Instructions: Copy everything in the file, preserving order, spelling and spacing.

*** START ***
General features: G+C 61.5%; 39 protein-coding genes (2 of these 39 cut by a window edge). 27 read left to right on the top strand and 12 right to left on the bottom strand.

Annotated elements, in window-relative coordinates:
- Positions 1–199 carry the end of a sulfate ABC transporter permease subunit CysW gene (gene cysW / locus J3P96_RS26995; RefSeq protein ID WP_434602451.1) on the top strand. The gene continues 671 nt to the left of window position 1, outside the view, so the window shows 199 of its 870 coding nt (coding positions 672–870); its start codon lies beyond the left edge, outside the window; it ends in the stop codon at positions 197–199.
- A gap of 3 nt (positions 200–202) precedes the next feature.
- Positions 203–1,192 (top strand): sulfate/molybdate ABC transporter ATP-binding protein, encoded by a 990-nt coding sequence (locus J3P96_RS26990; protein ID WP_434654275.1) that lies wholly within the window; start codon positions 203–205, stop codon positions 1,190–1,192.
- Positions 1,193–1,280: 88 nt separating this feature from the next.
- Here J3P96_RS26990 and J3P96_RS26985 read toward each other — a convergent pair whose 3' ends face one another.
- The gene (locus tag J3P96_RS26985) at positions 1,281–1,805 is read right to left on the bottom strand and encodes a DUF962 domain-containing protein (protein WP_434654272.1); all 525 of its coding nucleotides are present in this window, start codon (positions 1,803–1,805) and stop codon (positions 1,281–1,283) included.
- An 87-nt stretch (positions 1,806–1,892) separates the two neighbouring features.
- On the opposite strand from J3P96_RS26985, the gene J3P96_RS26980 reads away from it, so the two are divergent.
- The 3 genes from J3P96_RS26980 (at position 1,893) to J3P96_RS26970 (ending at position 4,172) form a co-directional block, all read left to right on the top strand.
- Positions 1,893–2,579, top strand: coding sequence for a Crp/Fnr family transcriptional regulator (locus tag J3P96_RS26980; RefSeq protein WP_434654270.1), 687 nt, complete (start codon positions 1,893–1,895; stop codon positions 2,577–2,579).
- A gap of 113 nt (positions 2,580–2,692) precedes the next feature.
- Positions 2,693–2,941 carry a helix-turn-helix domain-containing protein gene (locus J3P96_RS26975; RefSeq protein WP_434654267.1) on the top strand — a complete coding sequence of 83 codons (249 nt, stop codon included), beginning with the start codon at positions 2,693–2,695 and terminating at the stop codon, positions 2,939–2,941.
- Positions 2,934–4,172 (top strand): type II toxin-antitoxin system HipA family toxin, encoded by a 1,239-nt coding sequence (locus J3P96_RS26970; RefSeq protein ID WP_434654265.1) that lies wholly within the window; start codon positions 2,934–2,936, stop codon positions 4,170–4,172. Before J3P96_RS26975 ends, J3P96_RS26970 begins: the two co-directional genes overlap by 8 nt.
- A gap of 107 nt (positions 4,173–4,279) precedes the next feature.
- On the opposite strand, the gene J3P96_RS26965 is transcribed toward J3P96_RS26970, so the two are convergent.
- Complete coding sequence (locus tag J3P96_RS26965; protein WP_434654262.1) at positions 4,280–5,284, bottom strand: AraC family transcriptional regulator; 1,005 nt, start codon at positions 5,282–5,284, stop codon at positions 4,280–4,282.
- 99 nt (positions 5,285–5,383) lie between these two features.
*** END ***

General features: G+C 61.5%; 39 protein-coding genes (2 of these 39 cut by a window edge). 27 read left to right on the top strand and 12 right to left on the bottom strand.

Annotated elements, in window-relative coordinates:
- Positions 1–199 carry the end of a sulfate ABC transporter permease subunit CysW gene (gene cysW / locus J3P96_RS26995; RefSeq protein ID WP_434602451.1) on the top strand. The gene continues 671 nt to the left of window position 1, outside the view, so the window shows 199 of its 870 coding nt (coding positions 672–870); its start codon lies beyond the left edge, outside the window; it ends in the stop codon at positions 197–199.
- A gap of 3 nt (positions 200–202) precedes the next feature.
- Positions 203–1,192 (top strand): sulfate/molybdate ABC transporter ATP-binding protein, encoded by a 990-nt coding sequence (locus J3P96_RS26990; protein ID WP_434654275.1) that lies wholly within the window; start codon positions 203–205, stop codon positions 1,190–1,192.
- Positions 1,193–1,280: 88 nt separating this feature from the next.
- Here J3P96_RS26990 and J3P96_RS26985 read toward each other — a convergent pair whose 3' ends face one another.
- The gene (locus tag J3P96_RS26985) at positions 1,281–1,805 is read right to left on the bottom strand and encodes a DUF962 domain-containing protein (protein WP_434654272.1); all 525 of its coding nucleotides are present in this window, start codon (positions 1,803–1,805) and stop codon (positions 1,281–1,283) included.
- An 87-nt stretch (positions 1,806–1,892) separates the two neighbouring features.
- On the opposite strand from J3P96_RS26985, the gene J3P96_RS26980 reads away from it, so the two are divergent.
- The 3 genes from J3P96_RS26980 (at position 1,893) to J3P96_RS26970 (ending at position 4,172) form a co-directional block, all read left to right on the top strand.
- Positions 1,893–2,579, top strand: coding sequence for a Crp/Fnr family transcriptional regulator (locus tag J3P96_RS26980; RefSeq protein WP_434654270.1), 687 nt, complete (start codon positions 1,893–1,895; stop codon positions 2,577–2,579).
- A gap of 113 nt (positions 2,580–2,692) precedes the next feature.
- Positions 2,693–2,941 carry a helix-turn-helix domain-containing protein gene (locus J3P96_RS26975; RefSeq protein WP_434654267.1) on the top strand — a complete coding sequence of 83 codons (249 nt, stop codon included), beginning with the start codon at positions 2,693–2,695 and terminating at the stop codon, positions 2,939–2,941.
- Positions 2,934–4,172 (top strand): type II toxin-antitoxin system HipA family toxin, encoded by a 1,239-nt coding sequence (locus J3P96_RS26970; RefSeq protein ID WP_434654265.1) that lies wholly within the window; start codon positions 2,934–2,936, stop codon positions 4,170–4,172. Before J3P96_RS26975 ends, J3P96_RS26970 begins: the two co-directional genes overlap by 8 nt.
- A gap of 107 nt (positions 4,173–4,279) precedes the next feature.
- On the opposite strand, the gene J3P96_RS26965 is transcribed toward J3P96_RS26970, so the two are convergent.
- Complete coding sequence (locus tag J3P96_RS26965; protein WP_434654262.1) at positions 4,280–5,284, bottom strand: AraC family transcriptional regulator; 1,005 nt, start codon at positions 5,282–5,284, stop codon at positions 4,280–4,282.
- 99 nt (positions 5,285–5,383) lie between these two features.